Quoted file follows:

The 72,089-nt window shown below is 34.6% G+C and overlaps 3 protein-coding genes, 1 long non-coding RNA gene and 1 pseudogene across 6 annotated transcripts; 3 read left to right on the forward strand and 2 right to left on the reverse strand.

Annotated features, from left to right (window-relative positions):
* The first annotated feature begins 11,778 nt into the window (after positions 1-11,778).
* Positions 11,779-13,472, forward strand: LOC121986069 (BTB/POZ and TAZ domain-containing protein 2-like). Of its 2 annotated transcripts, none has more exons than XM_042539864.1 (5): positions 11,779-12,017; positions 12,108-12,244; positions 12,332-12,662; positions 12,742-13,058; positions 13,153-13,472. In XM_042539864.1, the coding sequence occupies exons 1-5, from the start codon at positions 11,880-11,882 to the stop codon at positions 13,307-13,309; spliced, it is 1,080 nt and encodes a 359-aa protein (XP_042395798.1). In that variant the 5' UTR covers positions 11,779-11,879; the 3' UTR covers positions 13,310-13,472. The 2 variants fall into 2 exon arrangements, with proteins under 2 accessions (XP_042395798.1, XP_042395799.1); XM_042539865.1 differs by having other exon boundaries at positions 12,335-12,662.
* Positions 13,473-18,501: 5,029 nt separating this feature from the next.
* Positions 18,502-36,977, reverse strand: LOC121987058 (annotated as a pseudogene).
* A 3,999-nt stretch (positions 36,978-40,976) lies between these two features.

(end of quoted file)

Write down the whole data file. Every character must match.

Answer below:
The 72,089-nt window shown below is 34.6% G+C and overlaps 3 protein-coding genes, 1 long non-coding RNA gene and 1 pseudogene across 6 annotated transcripts; 3 read left to right on the forward strand and 2 right to left on the reverse strand.

Annotated features, from left to right (window-relative positions):
* The first annotated feature begins 11,778 nt into the window (after positions 1-11,778).
* Positions 11,779-13,472, forward strand: LOC121986069 (BTB/POZ and TAZ domain-containing protein 2-like). Of its 2 annotated transcripts, none has more exons than XM_042539864.1 (5): positions 11,779-12,017; positions 12,108-12,244; positions 12,332-12,662; positions 12,742-13,058; positions 13,153-13,472. In XM_042539864.1, the coding sequence occupies exons 1-5, from the start codon at positions 11,880-11,882 to the stop codon at positions 13,307-13,309; spliced, it is 1,080 nt and encodes a 359-aa protein (XP_042395798.1). In that variant the 5' UTR covers positions 11,779-11,879; the 3' UTR covers positions 13,310-13,472. The 2 variants fall into 2 exon arrangements, with proteins under 2 accessions (XP_042395798.1, XP_042395799.1); XM_042539865.1 differs by having other exon boundaries at positions 12,335-12,662.
* Positions 13,473-18,501: 5,029 nt separating this feature from the next.
* Positions 18,502-36,977, reverse strand: LOC121987058 (annotated as a pseudogene).
* A 3,999-nt stretch (positions 36,978-40,976) lies between these two features.